“In 80% of the patients, symptoms disappear spontaneously after a couple of weeks, leaving no trace behind”, explains Filippo Crea, “whilst in the other cases the damage persists. The fact is that the damage caused by this syndrome is in the heart but not in the coronaries. What we have tried to explain is the mechanism which leads to the onset of these symptoms”.
To perform this analysis, the group led by Crea has studied fifteen women aged on average 68 for a month. Thanks to this study, they were able to identify for the first time the physiopathological mechanism of the disease. “We concentrated on the apical region of the heart”, explains first author Leda Galiuto, “because that is the area where the dysfunction is localized. Due to this, the heart takes on the characteristic shape of an air balloon, or – as the Japanese observed – of a local octopus trap. The Tako-Tsubo is as a matter of fact the name of this pot in Japanese.”
The hypothesis the researchers developed is that the mechanism which influences the dysfunction resides in the spasm of the small coronary vessels, the so-called coronary microcirculation. “To prove our hypothesis we used the myocardial contrast echography, a method we pioneered and which allows us to study the coronary microcirculation in a selective, safe and cheap way at the patient’s bedside”, explains the young researcher. “The microcirculation plays an important role in cardiac diseases”, adds Crea, “and the intense vasoconstriction of these small vessels cannot normally be noticed in a coronarography.”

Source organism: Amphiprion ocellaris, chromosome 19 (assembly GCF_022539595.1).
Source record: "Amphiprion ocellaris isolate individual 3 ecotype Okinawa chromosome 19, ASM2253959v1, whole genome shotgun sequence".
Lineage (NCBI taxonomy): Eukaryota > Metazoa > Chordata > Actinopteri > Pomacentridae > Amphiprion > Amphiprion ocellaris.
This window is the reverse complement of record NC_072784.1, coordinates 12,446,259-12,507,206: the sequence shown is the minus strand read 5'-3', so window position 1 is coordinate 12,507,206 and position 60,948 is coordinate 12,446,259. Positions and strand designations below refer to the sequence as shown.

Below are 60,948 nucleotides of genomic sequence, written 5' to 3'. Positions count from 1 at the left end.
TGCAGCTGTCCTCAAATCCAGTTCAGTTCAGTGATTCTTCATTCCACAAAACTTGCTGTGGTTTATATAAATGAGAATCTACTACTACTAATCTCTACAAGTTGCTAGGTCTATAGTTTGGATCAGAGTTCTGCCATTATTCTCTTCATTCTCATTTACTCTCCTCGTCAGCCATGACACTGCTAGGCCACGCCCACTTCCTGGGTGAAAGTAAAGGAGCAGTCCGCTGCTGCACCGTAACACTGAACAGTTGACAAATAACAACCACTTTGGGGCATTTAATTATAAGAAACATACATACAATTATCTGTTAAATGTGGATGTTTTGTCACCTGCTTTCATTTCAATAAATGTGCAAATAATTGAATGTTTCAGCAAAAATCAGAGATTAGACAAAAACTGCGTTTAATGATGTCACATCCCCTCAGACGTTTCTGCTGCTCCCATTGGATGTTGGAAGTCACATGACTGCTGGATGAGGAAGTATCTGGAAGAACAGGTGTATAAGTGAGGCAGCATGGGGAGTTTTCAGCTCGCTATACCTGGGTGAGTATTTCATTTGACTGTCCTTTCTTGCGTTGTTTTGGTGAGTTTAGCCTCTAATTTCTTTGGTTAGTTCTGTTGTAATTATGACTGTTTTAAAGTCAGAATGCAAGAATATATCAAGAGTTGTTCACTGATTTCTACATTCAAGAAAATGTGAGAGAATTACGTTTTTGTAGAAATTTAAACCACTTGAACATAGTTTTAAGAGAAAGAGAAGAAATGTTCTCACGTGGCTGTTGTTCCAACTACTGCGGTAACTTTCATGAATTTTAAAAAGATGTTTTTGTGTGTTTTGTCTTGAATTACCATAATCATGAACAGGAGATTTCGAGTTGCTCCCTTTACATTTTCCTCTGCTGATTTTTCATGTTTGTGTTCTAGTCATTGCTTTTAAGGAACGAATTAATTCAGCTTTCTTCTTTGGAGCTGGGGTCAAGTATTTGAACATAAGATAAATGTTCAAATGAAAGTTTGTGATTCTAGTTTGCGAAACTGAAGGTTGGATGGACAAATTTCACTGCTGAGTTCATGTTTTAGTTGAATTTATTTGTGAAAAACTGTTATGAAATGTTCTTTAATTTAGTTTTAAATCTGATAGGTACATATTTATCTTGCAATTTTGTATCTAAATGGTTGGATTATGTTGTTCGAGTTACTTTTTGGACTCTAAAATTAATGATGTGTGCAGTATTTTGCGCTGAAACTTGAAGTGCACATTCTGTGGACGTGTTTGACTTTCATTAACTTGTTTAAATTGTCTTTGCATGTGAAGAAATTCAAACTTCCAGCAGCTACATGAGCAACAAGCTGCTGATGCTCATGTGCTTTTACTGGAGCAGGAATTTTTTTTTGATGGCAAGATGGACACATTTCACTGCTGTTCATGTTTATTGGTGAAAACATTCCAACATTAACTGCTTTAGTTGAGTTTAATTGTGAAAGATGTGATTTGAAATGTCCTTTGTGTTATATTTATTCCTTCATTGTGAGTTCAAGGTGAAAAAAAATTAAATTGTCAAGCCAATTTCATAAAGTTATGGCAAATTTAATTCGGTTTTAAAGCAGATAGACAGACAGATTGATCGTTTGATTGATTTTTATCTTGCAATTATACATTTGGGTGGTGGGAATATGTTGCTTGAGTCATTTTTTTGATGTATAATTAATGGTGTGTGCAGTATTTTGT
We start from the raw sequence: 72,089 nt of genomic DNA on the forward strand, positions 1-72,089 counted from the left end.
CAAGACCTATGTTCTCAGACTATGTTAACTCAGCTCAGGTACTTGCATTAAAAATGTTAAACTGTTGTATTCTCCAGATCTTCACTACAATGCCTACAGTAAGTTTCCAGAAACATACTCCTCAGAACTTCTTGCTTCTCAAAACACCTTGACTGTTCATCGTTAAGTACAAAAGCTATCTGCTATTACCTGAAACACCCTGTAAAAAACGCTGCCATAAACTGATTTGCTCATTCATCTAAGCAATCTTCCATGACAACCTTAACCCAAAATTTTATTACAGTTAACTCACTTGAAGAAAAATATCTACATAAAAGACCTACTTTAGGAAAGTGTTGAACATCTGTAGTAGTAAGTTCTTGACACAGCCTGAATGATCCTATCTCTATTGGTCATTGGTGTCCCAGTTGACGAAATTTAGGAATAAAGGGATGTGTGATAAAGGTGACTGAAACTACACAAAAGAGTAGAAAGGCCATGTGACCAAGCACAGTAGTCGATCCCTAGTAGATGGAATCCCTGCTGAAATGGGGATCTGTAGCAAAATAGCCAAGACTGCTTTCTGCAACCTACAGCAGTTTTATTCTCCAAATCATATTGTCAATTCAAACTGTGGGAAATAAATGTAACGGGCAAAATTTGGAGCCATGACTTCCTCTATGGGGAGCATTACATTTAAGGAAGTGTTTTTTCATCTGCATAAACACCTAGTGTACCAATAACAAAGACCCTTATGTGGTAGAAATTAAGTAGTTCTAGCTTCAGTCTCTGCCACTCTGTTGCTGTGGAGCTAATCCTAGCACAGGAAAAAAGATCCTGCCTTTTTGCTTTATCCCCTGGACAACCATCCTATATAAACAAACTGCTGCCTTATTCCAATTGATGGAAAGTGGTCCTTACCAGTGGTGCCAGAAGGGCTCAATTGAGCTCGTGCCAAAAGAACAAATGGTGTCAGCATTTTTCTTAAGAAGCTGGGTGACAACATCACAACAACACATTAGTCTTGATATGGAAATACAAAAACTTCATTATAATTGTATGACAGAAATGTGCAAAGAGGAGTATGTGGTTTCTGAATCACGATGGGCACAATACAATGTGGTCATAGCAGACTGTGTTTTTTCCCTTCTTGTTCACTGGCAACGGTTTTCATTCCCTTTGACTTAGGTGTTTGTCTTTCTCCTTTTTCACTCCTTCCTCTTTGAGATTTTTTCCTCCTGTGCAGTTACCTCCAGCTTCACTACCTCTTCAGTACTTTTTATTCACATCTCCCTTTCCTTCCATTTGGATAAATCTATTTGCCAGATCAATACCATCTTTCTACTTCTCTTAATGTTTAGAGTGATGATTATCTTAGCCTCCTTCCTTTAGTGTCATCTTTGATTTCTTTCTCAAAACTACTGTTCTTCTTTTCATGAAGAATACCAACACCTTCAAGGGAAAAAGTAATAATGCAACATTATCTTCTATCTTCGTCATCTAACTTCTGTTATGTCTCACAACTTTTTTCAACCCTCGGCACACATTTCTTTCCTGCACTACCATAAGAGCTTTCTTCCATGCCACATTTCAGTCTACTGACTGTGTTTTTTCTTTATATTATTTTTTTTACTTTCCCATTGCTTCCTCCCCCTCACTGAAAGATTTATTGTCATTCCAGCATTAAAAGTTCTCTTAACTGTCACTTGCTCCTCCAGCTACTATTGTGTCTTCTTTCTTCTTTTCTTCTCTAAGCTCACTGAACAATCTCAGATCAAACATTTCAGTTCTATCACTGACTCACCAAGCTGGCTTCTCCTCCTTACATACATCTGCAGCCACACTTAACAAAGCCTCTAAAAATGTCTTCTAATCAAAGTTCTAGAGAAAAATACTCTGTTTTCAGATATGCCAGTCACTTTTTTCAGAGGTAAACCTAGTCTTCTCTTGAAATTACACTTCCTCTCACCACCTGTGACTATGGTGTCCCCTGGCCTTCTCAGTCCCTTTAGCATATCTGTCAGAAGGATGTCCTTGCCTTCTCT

Researchers have also been able to demonstrate that this microvascular spasm is reversible and, once over the acute phase, the microvascular dysfunction causing the symptoms is also resolved. “Usually patients are not left with any damage, because the lowering of the blood input is sufficiently serious to prevent the heart from contracting properly, and hence the balloon-like shape, but not enough to determine the death of blood cells, which is what normally happens in an infarction”, concludes Crea.”
“Broken heart syndrome/tako-tsubo cardiomyopathy is a recently described stress-induced cardiomyopathy that is often associated with symptoms suggestive of acute coronary ischemia including chest pain, ST changes and elevated cardiac enzymes. In most cases the syndrome is triggered by profound physical or psychological stress and has an increased incidence in post menopausal women.Here we describe a patient who was admitted with nonspecific abdominal pain and symptoms of ileus that went onto develop Tako-tsubo cardiomyopathy as confirmed by left ventriculography. Unlike previously reported cases, our patient appeared to develop the syndrome as a result of chronic rather than acute stress.” Full article: